The W symbol 303 includes a plurality of mini Walsh groups Wg 305, which are repeated several times, and information included in a specific mini Walsh group includes ID information of each cell, which will be described later in detail. The mini Walsh group 305 is repeated J times. Preferably, a repetition time for the mini Walsh groups Wg 305 is determined by taking the lengths of the P symbol and the preamble signal into consideration.

The mini Walsh group Wg 305 includes a combination of at least one Walsh codeword Wc. For instance, the mini Walsh group Wg 305 includes M Walsh codewords and an index of the Walsh codewords is allocated according to cell ID allocation information.

As mentioned above the preamble signal of the present invention can be generated in one frequency domain through multiplying bits of the W symbol by bits of the P symbol. In addition, the preamble signal generated through the above manner is mapped into each sub-carrier. Then, the preamble signal is subject to IFFT and is transmitted to the receiver (that is, user equipment) by adding a guard interval to the preamble signal.

Hereinafter, a method of generating Walsh codewords 309 forming the mini Walsh group 305 for the cell identification will be described in detail.

If cell ID information for identifying each base station is C, a value of C can be represented as a set of Walsh codeword index having M elements {c0, c1, c2, . . . cM-1}. An element cm of the set {c0, c1, c2, . . . cM-1} may determine an mth Walsh codeword wc m K of the mini Walsh group Wg 305 forming the W symbol 303.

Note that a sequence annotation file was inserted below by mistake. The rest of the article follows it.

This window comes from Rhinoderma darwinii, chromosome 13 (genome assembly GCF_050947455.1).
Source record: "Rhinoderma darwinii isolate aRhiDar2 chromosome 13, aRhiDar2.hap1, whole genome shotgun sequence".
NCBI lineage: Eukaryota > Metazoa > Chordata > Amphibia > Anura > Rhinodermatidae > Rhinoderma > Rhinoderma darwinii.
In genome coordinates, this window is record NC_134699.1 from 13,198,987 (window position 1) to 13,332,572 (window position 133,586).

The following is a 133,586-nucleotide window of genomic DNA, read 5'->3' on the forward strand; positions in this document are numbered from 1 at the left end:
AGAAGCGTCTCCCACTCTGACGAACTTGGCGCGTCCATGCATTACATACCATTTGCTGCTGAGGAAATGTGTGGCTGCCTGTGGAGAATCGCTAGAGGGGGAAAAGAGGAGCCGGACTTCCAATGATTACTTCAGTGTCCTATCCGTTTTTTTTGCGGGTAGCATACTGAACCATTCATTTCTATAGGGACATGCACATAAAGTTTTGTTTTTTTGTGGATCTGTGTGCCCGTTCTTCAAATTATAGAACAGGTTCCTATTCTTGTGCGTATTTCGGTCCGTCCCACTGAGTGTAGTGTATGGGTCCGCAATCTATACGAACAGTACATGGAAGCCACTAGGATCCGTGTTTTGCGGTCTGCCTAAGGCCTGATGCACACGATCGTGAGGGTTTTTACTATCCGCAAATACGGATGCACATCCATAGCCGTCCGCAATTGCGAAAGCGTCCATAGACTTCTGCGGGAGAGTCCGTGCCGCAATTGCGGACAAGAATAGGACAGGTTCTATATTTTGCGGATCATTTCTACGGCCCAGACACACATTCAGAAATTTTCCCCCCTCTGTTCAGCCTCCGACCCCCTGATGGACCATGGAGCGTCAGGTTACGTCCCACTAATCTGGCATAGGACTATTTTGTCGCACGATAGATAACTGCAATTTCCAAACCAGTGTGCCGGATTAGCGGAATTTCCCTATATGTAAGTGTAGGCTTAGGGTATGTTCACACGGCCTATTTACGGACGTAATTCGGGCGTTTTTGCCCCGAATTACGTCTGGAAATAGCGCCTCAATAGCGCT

The wc m K represents a cm th code of Walsh codes having a length K. In this case, the length K must be kept larger than cm for the purpose of orthogonality between Walsh codes. In addition, when the Walsh code having the length K is used, the number of cell IDs identified according to the present invention is KM.

FIG. 4 is a view illustrating a method of forming the mini Walsh group for generating the preamble signal according to one embodiment of the present invention. A mini Walsh group Wg 401 is formed by combining at least one Walsh codeword. Thus, the mini Walsh group Wg 401 can be formed by combining a # 7 Walsh codeword 403, a # 3 Walsh codeword 405, . . . , and a # 2 Walsh codeword 407.

The set {c0, c1, c2, . . . cM-1} of the Walsh code index according to the cell ID can be calculated through Equation 1.
c m=(a C m+s c) mod p  Eq. (1)

In Equation 1, C of aC and sC represents cell ID information of each cell, and m represents a Walsh codeword interval index of a specific mini Walsh group Wg. If the mini Walsh group Wg includes M Walsh codewords, a value of m is in a range of 0 to M-1. In addition, in Equation 1, aC is a slope of a cell C, and sC is an initial Walsh codeword index value. If the Walsh codeword has a length K, sC has a value in a range of 0 to K-1. The mod means a modulo operation. That is, “a mod b” signifies that “a” is divided by “b” and a remainder thereof is outputted as a result value.